Opinion

Climate change, biodiversity
and REDD+

The international community is currently tackling two urgent global problems: the rapid increase in climate change and the ongoing loss of biodiversity. Two weeks ago, delegates from around the world gathered in Nagoya, Japan to discuss the failure of countries to meet their 2010 biodiversity targets and to propose new targets for reducing further biodiversity loss. And, at the end of this month, country delegates will convene in Cancun, Mexico, to continue the ongoing climate negotiations and seek solutions to the climate crisis.

One topic that is critical is how to deal with deforestation and degradation of the world’s tropical forests.

Each year, roughly 13 million hectares of forests are cleared globally, resulting in the emission of around 4.4 billion tons of CO2, or roughly 15 percent of the greenhouse gas emissions responsible for climate change.

This deforestation also leads to the loss of hundreds — or perhaps even thousands — of plant and animal species, and negatively impacts local and indigenous communities who depend on these forests for their livelihoods.

In Indonesia alone, it is estimated that roughly 1 million hectares of forests are lost each year, resulting in the annual emission of more than a billion tons of CO2, and negatively impacting Indonesia’s biodiversity. Indonesia has a very rich biodiversity, including at least 58 amphibian species, 182 bird species and 141 mammal species that are endemic to its forests and are found nowhere else on earth.

REDD+ offers an opportunity to tackle both of these problems simultaneously. REDD+ is an international policy mechanism in which developed countries provide incentives to developing countries to reduce emissions from deforestation and degradation, and to enhance carbon sequestration through forest conservation, carbon stock enhancement and sustainable management.

For Indonesia, REDD+ is an unprecedented opportunity to conserve its remaining forests, significantly reduce its greenhouse gas emissions and earn revenue in support of sustainable development. It is also a unique opportunity to conserve forest habitat for the country’s remarkable biodiversity.

Although the REDD+ (Reducing Emissions from Deforestation and Degradation) mechanism is designed primarily to reduce greenhouse gas emissions from the forest sector, there are several reasons why it is also likely to provide unprecedented benefits for biodiversity.

First, for REDD+ to be successful, policy-makers will need to find ways to address the many drivers of deforestation and degradation of tropical forests. Most of these drivers of deforestation are also the key threats to biodiversity conservation.

Second, the approaches that policy makers will use to conserve and sustainably manage forests will likely build on approaches already developed and implemented by the conservation community. These key approaches include payments to local communities and jurisdictions that conserve forest, the expansion of the protected area system, the improved management of existing protected areas, recognition of indigenous communities and community-managed areas, prevention of fires, as well as the use of agroforestry systems and agricultural intensification  on degraded land  to reduce pressure on remaining forests.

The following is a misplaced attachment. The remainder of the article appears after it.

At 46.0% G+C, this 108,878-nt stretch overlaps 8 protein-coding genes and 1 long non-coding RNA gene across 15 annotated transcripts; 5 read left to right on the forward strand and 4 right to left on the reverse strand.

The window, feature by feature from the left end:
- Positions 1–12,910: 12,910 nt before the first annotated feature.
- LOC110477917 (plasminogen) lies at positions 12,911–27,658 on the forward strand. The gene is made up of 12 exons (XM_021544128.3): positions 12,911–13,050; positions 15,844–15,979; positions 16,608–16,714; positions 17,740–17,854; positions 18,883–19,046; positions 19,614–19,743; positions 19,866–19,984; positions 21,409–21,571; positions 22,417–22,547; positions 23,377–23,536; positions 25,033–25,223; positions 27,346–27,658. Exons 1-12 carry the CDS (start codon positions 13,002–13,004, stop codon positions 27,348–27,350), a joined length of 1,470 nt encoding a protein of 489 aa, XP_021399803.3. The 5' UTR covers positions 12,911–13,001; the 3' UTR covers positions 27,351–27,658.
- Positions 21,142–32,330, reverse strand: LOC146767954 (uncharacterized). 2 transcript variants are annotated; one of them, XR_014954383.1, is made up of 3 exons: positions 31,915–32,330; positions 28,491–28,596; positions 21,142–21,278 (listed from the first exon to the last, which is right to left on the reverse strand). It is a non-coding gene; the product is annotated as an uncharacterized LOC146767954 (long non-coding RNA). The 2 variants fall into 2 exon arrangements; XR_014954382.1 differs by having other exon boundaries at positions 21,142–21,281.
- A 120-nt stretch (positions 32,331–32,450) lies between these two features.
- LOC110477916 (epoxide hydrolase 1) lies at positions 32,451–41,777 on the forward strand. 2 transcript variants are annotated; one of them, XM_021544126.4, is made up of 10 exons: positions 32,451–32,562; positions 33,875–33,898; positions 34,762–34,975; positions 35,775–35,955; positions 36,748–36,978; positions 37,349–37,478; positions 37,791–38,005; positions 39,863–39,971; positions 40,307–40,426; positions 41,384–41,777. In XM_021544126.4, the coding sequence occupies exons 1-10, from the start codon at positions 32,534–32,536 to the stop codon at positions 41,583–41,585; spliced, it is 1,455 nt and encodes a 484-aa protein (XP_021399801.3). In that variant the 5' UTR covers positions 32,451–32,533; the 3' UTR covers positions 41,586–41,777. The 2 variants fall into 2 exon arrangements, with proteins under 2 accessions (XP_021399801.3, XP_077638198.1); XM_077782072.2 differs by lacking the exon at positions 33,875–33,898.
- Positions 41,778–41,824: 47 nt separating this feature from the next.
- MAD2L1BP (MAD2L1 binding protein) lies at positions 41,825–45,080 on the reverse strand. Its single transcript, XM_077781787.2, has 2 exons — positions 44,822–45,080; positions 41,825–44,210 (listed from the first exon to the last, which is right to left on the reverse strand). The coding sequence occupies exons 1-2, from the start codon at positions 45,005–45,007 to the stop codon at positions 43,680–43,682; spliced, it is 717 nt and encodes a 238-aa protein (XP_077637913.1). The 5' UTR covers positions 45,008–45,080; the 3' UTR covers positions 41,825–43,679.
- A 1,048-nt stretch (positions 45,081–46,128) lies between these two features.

Third, both REDD+ and biodiversity conservation are dependent on good governance. Under REDD+, governments will need to strengthen their forest governance, enhance their capacity to monitor forest cover and illegal logging, and develop clear legal and financial frameworks and law enforcement to protect remaining forests.

In addition, they will need to clarify land tenure issues and carbon rights. All of the steps towards improving forest governance will not only help ensure that REDD+ conserves forests and reduces greenhouse gas emissions, but also benefit the biodiversity that relies upon these forests.

Finally, the success of both REDD+ and biodiversity conservation efforts will depend on active participation and support of local stakeholders. If local communities and stakeholders are well-informed and supportive of efforts to reduce deforestation and degradation and actively involved in decision-making and implementation of REDD+, it is more likely that forests will be conserved over the long term, providing both mitigation and biodiversity benefits.

Of course, REDD+ on its own is not enough to solve either the climate change or biodiversity crisis. In order to tackle climate change, additional mitigation activities such as reducing fossil fuel use, using renewable energy and promoting energy efficiency through development of a low carbon development strategy are needed.

To achieve biodiversity conservation, additional conservation measures will be needed in non-forest ecosystems and in areas that may have little mitigation potential but are of important conservation value.

However, if REDD+ is well-designed and appropriately implemented, it would be a giant and historic step forward towards solving both the climate and biodiversity crises. With its vast (but rapidly disappearing) forests and extraordinary biodiversity, Indonesia is a unique position to provide global leadership in ensuring REDD+ delivers both climate mitigation and biodiversity benefits.



Dr. Celia Harvey is vice president of Global Change and Ecosystem
Services at Conservation International. Dr. Jonah Busch is a climate and forest economist at Conservation International. Muhammad Farid, MSc. is a climate change
specialist for Conservation International Indonesia Program.

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